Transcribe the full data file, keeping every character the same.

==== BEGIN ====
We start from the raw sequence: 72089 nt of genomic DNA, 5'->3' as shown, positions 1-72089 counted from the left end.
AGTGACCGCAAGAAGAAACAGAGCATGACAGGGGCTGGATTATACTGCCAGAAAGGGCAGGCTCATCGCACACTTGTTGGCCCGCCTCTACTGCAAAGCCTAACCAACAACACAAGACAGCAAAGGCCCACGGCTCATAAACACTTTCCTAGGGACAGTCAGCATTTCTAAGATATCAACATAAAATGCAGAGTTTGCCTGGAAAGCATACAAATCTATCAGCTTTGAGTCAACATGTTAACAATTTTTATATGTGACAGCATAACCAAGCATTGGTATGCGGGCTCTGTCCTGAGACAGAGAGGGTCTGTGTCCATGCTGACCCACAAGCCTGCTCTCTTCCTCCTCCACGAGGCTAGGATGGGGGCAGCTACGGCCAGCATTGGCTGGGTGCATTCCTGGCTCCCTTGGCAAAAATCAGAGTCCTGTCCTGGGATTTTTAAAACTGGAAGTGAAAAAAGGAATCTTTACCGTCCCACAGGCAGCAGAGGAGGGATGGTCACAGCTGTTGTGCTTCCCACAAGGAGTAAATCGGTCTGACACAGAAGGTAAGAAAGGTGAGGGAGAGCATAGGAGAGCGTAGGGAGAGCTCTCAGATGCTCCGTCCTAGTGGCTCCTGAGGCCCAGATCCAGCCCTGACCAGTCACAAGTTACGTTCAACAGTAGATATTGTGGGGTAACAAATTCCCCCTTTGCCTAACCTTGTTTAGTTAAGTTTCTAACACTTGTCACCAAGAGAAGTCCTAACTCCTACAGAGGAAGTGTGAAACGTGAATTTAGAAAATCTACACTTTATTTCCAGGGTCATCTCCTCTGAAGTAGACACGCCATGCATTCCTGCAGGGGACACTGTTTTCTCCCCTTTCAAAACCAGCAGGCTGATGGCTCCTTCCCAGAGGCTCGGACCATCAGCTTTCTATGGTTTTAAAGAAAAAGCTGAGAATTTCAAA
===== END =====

We start from the raw sequence: 72089 nt of genomic DNA, 5'->3' as shown, positions 1-72089 counted from the left end.
AGTGACCGCAAGAAGAAACAGAGCATGACAGGGGCTGGATTATACTGCCAGAAAGGGCAGGCTCATCGCACACTTGTTGGCCCGCCTCTACTGCAAAGCCTAACCAACAACACAAGACAGCAAAGGCCCACGGCTCATAAACACTTTCCTAGGGACAGTCAGCATTTCTAAGATATCAACATAAAATGCAGAGTTTGCCTGGAAAGCATACAAATCTATCAGCTTTGAGTCAACATGTTAACAATTTTTATATGTGACAGCATAACCAAGCATTGGTATGCGGGCTCTGTCCTGAGACAGAGAGGGTCTGTGTCCATGCTGACCCACAAGCCTGCTCTCTTCCTCCTCCACGAGGCTAGGATGGGGGCAGCTACGGCCAGCATTGGCTGGGTGCATTCCTGGCTCCCTTGGCAAAAATCAGAGTCCTGTCCTGGGATTTTTAAAACTGGAAGTGAAAAAAGGAATCTTTACCGTCCCACAGGCAGCAGAGGAGGGATGGTCACAGCTGTTGTGCTTCCCACAAGGAGTAAATCGGTCTGACACAGAAGGTAAGAAAGGTGAGGGAGAGCATAGGAGAGCGTAGGGAGAGCTCTCAGATGCTCCGTCCTAGTGGCTCCTGAGGCCCAGATCCAGCCCTGACCAGTCACAAGTTACGTTCAACAGTAGATATTGTGGGGTAACAAATTCCCCCTTTGCCTAACCTTGTTTAGTTAAGTTTCTAACACTTGTCACCAAGAGAAGTCCTAACTCCTACAGAGGAAGTGTGAAACGTGAATTTAGAAAATCTACACTTTATTTCCAGGGTCATCTCCTCTGAAGTAGACACGCCATGCATTCCTGCAGGGGACACTGTTTTCTCCCCTTTCAAAACCAGCAGGCTGATGGCTCCTTCCCAGAGGCTCGGACCATCAGCTTTCTATGGTTTTAAAGAAAAAGCTGAGAATTTCAAA